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An iron armor against fungal pathogens

Research group photo and a glimpse of fungus from a microscope

Researchers are working to reduce the risk of life-threatening infections due to fungal diseases

Patients with a weakened immune system are at constant risk of life-threatening infections by opportunistic organisms, including airborne saprophytic fungi (fungi feeding on dead organic matter). Nowadays, fungal diseases are occurring more frequently because of the increasing number of patients with acquired immune defects, including patients on ‹targeted› therapies for malignant and autoimmune diseases and those recovering from sepsis syndromes (e.g., influenza, COVID-19).

Fungal diseases are associated with high mortality rates, especially among patients with deregulated iron metabolism, due to the lack of efficient treatments.

The group of George Chamilos at FORTH-IMBB, a EU-LIFE partner institute, is studying how the immune system fights off these infectious fungal diseases.

George Chamilos was raised in a village of South Crete, Greece, where helping people in need has been a core value of this small society, so he decided to become a doctor. Over the years, his daily interaction with patients who suffered from terminal stage diseases made him realize that medical doctors are often powerless to fight against them and efficiently help those people. After finishing his residency in Greece, he visited the US to perform research and a clinical fellowship in infectious diseases at a major cancer Institute, where he discovered that traditional antimicrobial therapies offered very little to immunocompromised patients who suffered from fungal diseases. Over half of these patients died from disseminated fungal infection while in complete remission from cancer, despite the fact that they had received appropriate therapy with potent antifungal agents. 

This experience made him realize the major gap in knowledge on the pathogenesis of infections in the immunocompromised host and the need to invest in fundamental research for development of host-directed therapies aiming to restore immune deregulation in these patients. He was determined at that point that he should pursue this research path.

However, research was challenging during the first years of his return from the US to Greece. At the beginning of his career as a Principal Investigator, George had limited resources and time for research. A successful application for a Marie Curie Reintegration Grant was the driving force that allowed him to continue in research and develop his career as a scientist.  During that time, he used a tiny fruit fly called Drosophila melanogaster as a research model since it is easy to grow in the lab, it has a short life cycle and an evolutionary conserved immune system.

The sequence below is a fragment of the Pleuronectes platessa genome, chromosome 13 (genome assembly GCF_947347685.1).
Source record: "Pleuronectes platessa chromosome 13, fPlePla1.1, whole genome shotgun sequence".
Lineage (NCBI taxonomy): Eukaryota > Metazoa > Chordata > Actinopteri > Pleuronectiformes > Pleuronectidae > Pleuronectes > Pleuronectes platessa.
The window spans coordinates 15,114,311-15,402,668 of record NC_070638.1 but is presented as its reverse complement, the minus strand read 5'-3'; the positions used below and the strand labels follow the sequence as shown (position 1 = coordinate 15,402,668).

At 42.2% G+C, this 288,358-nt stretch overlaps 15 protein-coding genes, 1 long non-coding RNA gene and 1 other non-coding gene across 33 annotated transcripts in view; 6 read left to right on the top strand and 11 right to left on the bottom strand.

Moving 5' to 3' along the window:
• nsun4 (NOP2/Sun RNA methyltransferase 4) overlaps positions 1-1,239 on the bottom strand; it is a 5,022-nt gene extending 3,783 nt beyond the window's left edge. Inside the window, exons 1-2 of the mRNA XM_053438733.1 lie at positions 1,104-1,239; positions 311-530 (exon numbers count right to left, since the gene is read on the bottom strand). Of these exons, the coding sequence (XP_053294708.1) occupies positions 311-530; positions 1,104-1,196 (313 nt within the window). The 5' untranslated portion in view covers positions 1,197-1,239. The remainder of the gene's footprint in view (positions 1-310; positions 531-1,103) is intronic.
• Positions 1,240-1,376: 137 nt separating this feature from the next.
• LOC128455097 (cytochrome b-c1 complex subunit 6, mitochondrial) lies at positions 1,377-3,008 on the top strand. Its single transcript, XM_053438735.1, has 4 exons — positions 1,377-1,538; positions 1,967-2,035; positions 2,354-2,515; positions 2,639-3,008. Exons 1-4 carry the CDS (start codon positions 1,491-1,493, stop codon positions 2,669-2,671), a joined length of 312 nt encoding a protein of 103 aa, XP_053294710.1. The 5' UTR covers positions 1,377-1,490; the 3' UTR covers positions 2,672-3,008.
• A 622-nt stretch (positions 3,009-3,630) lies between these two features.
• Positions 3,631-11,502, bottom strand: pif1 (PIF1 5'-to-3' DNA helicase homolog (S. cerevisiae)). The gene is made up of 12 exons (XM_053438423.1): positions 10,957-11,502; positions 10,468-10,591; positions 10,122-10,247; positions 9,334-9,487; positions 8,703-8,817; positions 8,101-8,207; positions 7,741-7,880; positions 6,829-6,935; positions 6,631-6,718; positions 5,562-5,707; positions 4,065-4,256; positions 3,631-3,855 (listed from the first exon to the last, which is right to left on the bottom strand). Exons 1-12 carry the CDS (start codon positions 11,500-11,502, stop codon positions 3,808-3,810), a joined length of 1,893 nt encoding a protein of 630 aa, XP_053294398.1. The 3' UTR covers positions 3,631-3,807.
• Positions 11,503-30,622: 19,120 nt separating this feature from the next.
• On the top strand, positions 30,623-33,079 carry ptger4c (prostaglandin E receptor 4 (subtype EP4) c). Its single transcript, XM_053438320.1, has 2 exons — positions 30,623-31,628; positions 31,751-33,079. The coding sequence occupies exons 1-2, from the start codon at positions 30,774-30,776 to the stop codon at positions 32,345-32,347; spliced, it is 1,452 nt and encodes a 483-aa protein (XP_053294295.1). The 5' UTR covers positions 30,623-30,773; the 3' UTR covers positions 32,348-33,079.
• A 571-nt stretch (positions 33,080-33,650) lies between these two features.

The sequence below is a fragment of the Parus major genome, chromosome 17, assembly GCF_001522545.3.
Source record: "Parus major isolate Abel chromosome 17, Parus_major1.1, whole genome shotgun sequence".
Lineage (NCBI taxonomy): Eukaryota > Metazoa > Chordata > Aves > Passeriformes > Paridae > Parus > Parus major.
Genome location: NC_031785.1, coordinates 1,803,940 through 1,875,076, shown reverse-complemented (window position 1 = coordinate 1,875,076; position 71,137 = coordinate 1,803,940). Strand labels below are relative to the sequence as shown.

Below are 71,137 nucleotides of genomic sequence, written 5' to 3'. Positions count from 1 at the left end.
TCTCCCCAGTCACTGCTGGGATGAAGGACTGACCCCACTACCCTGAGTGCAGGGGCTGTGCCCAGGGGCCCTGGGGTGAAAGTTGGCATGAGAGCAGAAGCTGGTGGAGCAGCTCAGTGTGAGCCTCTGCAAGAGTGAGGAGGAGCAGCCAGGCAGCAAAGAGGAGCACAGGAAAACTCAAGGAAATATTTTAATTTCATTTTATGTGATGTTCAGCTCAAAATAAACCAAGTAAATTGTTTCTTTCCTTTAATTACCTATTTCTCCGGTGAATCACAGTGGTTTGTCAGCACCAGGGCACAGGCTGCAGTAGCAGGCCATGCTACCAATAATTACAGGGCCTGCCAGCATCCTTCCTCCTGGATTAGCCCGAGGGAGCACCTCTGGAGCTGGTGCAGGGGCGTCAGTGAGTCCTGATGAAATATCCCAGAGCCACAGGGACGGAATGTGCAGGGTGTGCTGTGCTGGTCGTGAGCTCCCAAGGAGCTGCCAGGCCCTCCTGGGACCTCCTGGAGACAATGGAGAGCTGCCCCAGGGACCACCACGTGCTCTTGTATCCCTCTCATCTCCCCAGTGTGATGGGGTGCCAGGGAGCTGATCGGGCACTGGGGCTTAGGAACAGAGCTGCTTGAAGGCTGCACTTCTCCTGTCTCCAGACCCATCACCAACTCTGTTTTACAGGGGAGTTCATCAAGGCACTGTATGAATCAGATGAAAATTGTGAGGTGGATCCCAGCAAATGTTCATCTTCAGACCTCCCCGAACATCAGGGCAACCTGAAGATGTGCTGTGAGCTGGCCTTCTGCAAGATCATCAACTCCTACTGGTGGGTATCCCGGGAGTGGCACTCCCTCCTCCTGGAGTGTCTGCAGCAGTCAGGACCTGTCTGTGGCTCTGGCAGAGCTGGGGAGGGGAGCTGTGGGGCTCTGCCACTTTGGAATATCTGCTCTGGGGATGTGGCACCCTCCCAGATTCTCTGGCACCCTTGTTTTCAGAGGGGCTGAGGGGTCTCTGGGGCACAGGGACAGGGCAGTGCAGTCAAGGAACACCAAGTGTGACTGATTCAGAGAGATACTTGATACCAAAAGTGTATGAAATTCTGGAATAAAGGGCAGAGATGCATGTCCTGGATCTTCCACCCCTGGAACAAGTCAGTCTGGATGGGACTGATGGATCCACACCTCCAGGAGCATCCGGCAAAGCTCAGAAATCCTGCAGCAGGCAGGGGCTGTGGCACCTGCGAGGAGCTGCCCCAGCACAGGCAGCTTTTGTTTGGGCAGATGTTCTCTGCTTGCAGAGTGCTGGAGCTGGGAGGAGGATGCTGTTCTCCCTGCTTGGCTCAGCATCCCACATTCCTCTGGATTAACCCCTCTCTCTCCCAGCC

Macrophages are the ‹frontline soldiers› of our immune system that patrol the human body and swiftly eat up foreign particles, microbial pathogens (bacteria and fungi) and dying cells (a process called phagocytosis) to maintain our body’s health. Amazingly, they have remarkable similarities with the macrophages of fruit flies.

Chamilos› group discovered that the presence of melanin (a pigment that normally protects us from sun radiation and is responsible for the dark color of our skin) on the cell surface of fungi protects them from elimination by macrophages by inhibiting the process of phagocytosis and affecting iron metabolism. These findings were of great interest and led to securing a prestigious grant of 1.5 million euros from the European Research Council.

The group will now exploit their fungal infection model in Drosophila to perform targeted genetic screens to identify the master regulators of iron metabolism in macrophages and how they orchestrate protective immunity against fungal pathogens. This way, the group will uncover evolutionarily conserved mechanisms of protective immunity mediated by iron inside macrophages. At the next stage, they will extend their research to mammalian macrophages in mice, and finally human patients, to validate their results.

Chamilos hopes that his current work will result in the development of an alternative class of drugs that can fight fungal infections by optimizing the host immune response to resolve the immunopathology of the disease rather than targeting the pathogen with the use of traditional antimicrobial therapies.

Chamilos never forgets the patients he failed to cure. Their memory has been a driving force in his career, to keep on learning and trying harder. He admits that working on a challenging quest awakens one’s passion for research and fosters creative thinking to resolve complex scientific problems. He is grateful for the grants that helped him develop his research, the outstanding members of his group that carried out all the research, his long-term international collaborators, and is a strong advocate that the European Union should increase investment in discovery-driven research.


Story by Eva Zacharioudaki (IMBB-FORTH) / Photo: Christos Tsoumplekas